What a great time it is to be a fan of Marvel comics. We currently have access to two downloadable arcade-style games that came out at the end of last year – Marvel Pinball and X-Men (a port of the 1990s beat ’em up) — while Marvel vs. Capcom 3: Fate of Two Worlds is just around the corner.
So while we wait for the next crop of comic-book blockbuster movies to come out later this year (Thor in May, X-Men: First Class in June, and Captain America: The First Avenger in July), I figured it’d be fun to take a look at how each of these game offerings can hold us Marvel fans over.
Marvel Pinball, an expansion to Zen Studios’ Pinball FX 2, takes the worlds of Wolverine, Spider-Man, Iron Man, and Blade and translates them into pinball tables. From the looks of it, Zen wanted to play it safe by pulling from the more successful film franchises (sorry Daredevil).
Each board features a few classic enemies from each hero’s storyline, and that’s a big part of what makes this game engaging. Even though I was just trying to keep the ball in play by shooting whatever ramp, switch, bumper, etc. that I could, once I hit the right combination of doodads, my character – usually Wolverine – would fight one of his supervillains.
From there, it’s just a matter of hitting specific spots of the table in order to attack. I usually was unsuccessful. Despite that, the taunts of the foes, fast-paced gameplay, and unlimited digital quarters kept me coming back for "just one more round."
The characters' campy one-liners could definitely wear on some people, but any true superhero aficionado knows to expect an array of silly and iconic catch phrases.
It was definitely easy for me to appreciate the Marvel themes, since I’m typically not the biggest pinball fan. I tried some of the other boards that Zen Studios offers in Pinball FX2, and nothing really kept my attention. Even though juggling a metal ball within the confines of a colorful slanted board doesn’t seem like the most heroic activity, the overall ambience of the game translates the feel of the comics nicely.
I’m a firm believer that one of the finest simple pleasures in life is running around with a digital mob of mutants while plowing through waves of Sentinels. This conviction stems from my fond memories of playing six-player X-Men (alongside Sunset Riders) at the Skate Depot near my elementary school. For this reason, when this title came out for Xbox Live Arcade and PlayStation Network, it was really a no-brainer for me to pick it up.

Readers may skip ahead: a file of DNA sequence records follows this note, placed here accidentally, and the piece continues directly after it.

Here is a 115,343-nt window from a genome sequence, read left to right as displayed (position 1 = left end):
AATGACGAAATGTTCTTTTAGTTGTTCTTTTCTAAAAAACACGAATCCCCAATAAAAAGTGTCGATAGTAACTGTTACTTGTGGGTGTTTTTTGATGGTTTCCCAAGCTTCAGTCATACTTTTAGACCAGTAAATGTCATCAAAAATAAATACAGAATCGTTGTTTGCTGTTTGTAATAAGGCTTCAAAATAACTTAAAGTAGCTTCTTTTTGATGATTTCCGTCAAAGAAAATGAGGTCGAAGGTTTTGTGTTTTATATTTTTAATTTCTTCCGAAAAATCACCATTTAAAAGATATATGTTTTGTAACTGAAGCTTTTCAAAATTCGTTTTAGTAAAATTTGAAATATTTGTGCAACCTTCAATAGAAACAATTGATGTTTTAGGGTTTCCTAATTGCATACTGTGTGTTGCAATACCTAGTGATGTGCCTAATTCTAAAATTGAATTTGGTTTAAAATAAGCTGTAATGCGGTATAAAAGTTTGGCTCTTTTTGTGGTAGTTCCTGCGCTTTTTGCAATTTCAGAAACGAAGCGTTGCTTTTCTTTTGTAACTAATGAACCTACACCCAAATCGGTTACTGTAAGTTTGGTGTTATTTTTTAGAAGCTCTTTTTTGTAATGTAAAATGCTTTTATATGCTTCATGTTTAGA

It’s a pretty straightforward beat em that features the mutant roster of the ill-fated Pryde of the X-Men cartoon pilot. You get one button for melee attacks, one for mutant powers, and one for jumping. The U.S. and Japanese versions (both included) differ in the way your use of mutant powers affect your health, but with an endless stream of continues, using this info to come up with any kind of strategy is a bit overrated. Feel free to mindlessly mash buttons, which frankly makes this the best kind of game to play with your friends and family, especially if they’re not hardcore gamers.
Whether it's six players online or two to four locally, co-op is what X-Men is all about. Sure, you miss out on standing shoulder to shoulder with your teammates while huddled around the novelty three-screen cabinet, but at least you don’t have to worry about ending up with a joystick that doesn’t quite move in every direction.
Marvel vs. Capcom 3
Though MVC3 is likely to fit in nicely with the competitive-fighting-game circuit, I’m a bit past my fast-twitch-reflex-muscle prime to really get excited about that aspect. Thankfully, for those of us more interested in seeing our favorite comic book characters come to life, this title has plenty to offer.
Aside from the series’ regulars, this installment introduces quite a few new crowd-pleasers. The most obvious example is Deadpool who saw a resurgence in popularity after appearing in the X-Men Origins: Wolverine film. Apparently, the loudmouth assassin is in such high demand that Capcom saw it fit to also add a somewhat obscure nemesis of his, Taskmaster.
The buff, green-skinned She-Hulk enters the ring and brings up nostalgic yet confusing memories for me from my hormonal adolescence. Another female brawler I’m interested to try out is the adamantium-skeleton-bearing X-23, who is essentially to Wolverine what Street Fighter’s Sakura is to Ryu.
Perhaps one of the more peculiar combatants this time around is the hideous M.O.D.O.K., a giant floating head with tiny appendages. I have a hunch that because he looks so ridiculous, he’ll be a choice selection for hardcore players seeking to humiliate their opponents.
These days, even though I’m not caught up with the latest story arcs of all my favorite Marvel Comics series, I love being able to still participate in their fictional realms via my current favorite pastime, video games. I’m confident these titles can satisfy other fans until the aforementioned summer blockbusters come out — at which point we should see the usual licensed game tie-ins that, ironically, I typically avoid.